“Oh, Brock? Yeah, he’s a great kid. He’s been following me around all day asking me about horror movies. I stubbed my toe on the way in and made a weird ‘Oooo aaaahhh!’ sound that I held onto for a really long time so now he thinks I’m into some weird ’50s band.”

Helmet “Aftertaste”


(18 March 1997, Interscope)

Helmet are one of those deceptively brilliant bands. A cursory listen will leave one thinking this is a simple, caveman rock band with no depth and a modicum of talent. And the caveman description would be somewhat appropriate. They called their third album Betty and opened it with the track “Wilma’s Rainbow.” I can only assume these were references to the most well-known cave women in pre-history.

Most of the songs on Aftertaste are pretty formulaic. Simple, syncopated riff+angry vocals=Helmet. The strange thing is Page Hamilton’s ability to sing in a tone so close to yelling, but still so melodic. It’s the perfect balance of rage and tunefulness. I haven’t heard anyone else combine these elements and produce such a satisfying product.

Opener “Pure” relies on one chugged chord for the main riff and a strummed octave chorus, but it creates a beautiful wall of sound. This is a band that uses negative space better than any other band in existence. The brilliance is not just in the notes they play or don’t play, but in the spaces between those notes.

The most well known cavewomen in pre-history

It’s easy to let an album like this fade into the background. To be honest, most of the songs sound so similar it’s difficult to tell them apart. But every now and again you hear something like the guitar solo of “Driving Nowhere” or the superb noise of “Broadcast Emotion” and it’s like catching a glimpse some mythical beast rising from the murky depths. The bass heavy intro of “Renovation” is hard to ignore as it hearkens back to “Milktoast” from Betty.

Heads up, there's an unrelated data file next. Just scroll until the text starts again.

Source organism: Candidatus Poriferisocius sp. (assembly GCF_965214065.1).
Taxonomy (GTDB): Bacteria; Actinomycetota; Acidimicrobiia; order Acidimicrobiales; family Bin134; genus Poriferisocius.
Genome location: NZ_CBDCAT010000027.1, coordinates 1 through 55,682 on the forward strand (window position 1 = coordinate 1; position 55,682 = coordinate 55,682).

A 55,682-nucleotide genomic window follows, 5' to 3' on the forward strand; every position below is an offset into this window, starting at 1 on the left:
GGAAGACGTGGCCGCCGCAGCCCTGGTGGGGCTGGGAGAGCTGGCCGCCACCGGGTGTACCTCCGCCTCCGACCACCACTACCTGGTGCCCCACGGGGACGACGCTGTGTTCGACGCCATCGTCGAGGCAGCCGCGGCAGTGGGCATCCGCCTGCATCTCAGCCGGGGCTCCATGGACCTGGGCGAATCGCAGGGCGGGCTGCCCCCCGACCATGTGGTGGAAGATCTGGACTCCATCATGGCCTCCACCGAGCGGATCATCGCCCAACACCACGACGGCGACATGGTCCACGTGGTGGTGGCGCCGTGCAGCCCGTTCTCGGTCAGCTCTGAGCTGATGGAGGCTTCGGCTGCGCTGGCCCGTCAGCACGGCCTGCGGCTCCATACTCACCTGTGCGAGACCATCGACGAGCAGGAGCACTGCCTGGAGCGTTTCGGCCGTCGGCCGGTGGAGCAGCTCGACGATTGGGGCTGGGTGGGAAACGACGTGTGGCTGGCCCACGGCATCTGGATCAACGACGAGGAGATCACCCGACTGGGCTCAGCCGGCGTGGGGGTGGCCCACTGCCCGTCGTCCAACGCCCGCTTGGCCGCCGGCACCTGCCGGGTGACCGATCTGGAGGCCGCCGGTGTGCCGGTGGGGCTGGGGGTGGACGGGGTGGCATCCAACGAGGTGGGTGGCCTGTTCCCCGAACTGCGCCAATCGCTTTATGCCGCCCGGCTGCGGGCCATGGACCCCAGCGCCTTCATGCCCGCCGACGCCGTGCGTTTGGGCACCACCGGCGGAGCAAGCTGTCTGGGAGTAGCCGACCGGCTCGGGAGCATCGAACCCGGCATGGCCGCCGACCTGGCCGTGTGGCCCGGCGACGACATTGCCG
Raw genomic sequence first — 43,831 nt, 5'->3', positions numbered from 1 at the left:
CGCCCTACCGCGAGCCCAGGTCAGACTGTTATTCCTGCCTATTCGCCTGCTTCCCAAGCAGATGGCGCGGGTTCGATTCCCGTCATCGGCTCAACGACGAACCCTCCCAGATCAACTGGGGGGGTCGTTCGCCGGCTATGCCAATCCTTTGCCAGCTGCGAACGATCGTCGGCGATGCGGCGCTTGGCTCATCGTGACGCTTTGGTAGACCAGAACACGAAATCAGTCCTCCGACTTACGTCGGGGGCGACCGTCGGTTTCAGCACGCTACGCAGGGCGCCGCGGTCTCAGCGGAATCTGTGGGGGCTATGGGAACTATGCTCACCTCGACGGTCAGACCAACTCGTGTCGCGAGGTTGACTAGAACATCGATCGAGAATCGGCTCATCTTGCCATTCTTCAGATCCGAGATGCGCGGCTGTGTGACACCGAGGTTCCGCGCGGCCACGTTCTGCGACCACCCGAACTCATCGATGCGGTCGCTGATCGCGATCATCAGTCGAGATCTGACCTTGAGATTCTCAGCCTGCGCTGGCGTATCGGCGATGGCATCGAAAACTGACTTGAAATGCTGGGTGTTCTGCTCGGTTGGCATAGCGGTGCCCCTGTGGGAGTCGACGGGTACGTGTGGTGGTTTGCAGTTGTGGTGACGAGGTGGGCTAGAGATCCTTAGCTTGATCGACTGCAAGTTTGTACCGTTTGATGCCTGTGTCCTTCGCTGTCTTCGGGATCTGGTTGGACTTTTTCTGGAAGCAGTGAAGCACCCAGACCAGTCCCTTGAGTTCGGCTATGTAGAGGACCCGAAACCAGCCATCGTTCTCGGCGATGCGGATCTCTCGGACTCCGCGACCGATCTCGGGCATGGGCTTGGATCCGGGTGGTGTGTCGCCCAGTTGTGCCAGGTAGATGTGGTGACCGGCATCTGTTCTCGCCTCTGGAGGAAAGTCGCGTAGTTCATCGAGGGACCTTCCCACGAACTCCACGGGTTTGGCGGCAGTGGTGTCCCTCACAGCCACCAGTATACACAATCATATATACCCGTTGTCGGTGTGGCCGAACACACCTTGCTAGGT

After a few listens light finds its way through the cracks in the stone to illuminate cave drawings I missed on the first pass. I’ve been jamming to Betty in my car for the past few days thinking it’s a superior product to this one, but then I hear “Like I Care” for the second time and I’m amazed that I listened to it with anything other than… amazement.

 

I could go on and on about this album, but mostly I just want to- wait, what the hell? Did you catch that? There’s a string of like four songs that clock in at about 2.5 minutes and sound like they’re cut off in the middle. Is that a problem with my Spotify account? Or is is supposed to be like that?

I’m not even sure how to classify Helmet. Hard rock seems most appropriate. They’re a bit too heavy to call alternative, but not quite heavy enough for metal. And even though Hamilton is an accomplished Jazz player with chops to spare I don’t think prog or fusion fits. Wikipedia calls them post-metal, but I’m strongly opposed to defining any type of music by saying it came after some other type.

I imagine if Goldilocks were to find this in the three bears’ record collection she would describe Aftertaste as just right.

Price Check


In case you somehow missed it, one of Donald Trump’s main proposals for his first budget is to increase defense spending by $54 billion. I guess it’s not enough that we spend as much as the next seven highest spending countries (or about the nominal GDP of Switzerland).

 
We need to spend more than the next NINE countries! Let’s spend as much as Saudi Arabia’s economy!

 
And can’t stop wondering: Can you put a price on peace?

 

It’s at least $700 billion.